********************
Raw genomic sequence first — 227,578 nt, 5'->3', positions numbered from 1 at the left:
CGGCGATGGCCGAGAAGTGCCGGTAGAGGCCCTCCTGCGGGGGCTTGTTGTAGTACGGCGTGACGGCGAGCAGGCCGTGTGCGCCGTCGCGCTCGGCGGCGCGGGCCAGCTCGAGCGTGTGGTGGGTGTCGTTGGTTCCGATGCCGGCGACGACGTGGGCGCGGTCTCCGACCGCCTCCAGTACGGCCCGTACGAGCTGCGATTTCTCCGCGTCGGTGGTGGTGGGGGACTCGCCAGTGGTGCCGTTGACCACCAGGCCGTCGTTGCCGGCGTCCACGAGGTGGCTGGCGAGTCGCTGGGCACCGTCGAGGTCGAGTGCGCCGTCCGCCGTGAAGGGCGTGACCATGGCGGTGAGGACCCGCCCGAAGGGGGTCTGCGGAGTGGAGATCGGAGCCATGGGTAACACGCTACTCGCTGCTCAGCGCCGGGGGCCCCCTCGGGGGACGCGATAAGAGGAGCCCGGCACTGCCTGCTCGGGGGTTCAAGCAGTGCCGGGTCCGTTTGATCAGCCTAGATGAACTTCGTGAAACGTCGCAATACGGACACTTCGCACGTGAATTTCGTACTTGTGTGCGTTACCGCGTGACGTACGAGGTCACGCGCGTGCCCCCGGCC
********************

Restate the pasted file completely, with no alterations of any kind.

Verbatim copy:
Raw genomic sequence first — 227,578 nt, 5'->3', positions numbered from 1 at the left:
CGGCGATGGCCGAGAAGTGCCGGTAGAGGCCCTCCTGCGGGGGCTTGTTGTAGTACGGCGTGACGGCGAGCAGGCCGTGTGCGCCGTCGCGCTCGGCGGCGCGGGCCAGCTCGAGCGTGTGGTGGGTGTCGTTGGTTCCGATGCCGGCGACGACGTGGGCGCGGTCTCCGACCGCCTCCAGTACGGCCCGTACGAGCTGCGATTTCTCCGCGTCGGTGGTGGTGGGGGACTCGCCAGTGGTGCCGTTGACCACCAGGCCGTCGTTGCCGGCGTCCACGAGGTGGCTGGCGAGTCGCTGGGCACCGTCGAGGTCGAGTGCGCCGTCCGCCGTGAAGGGCGTGACCATGGCGGTGAGGACCCGCCCGAAGGGGGTCTGCGGAGTGGAGATCGGAGCCATGGGTAACACGCTACTCGCTGCTCAGCGCCGGGGGCCCCCTCGGGGGACGCGATAAGAGGAGCCCGGCACTGCCTGCTCGGGGGTTCAAGCAGTGCCGGGTCCGTTTGATCAGCCTAGATGAACTTCGTGAAACGTCGCAATACGGACACTTCGCACGTGAATTTCGTACTTGTGTGCGTTACCGCGTGACGTACGAGGTCACGCGCGTGCCCCCGGCC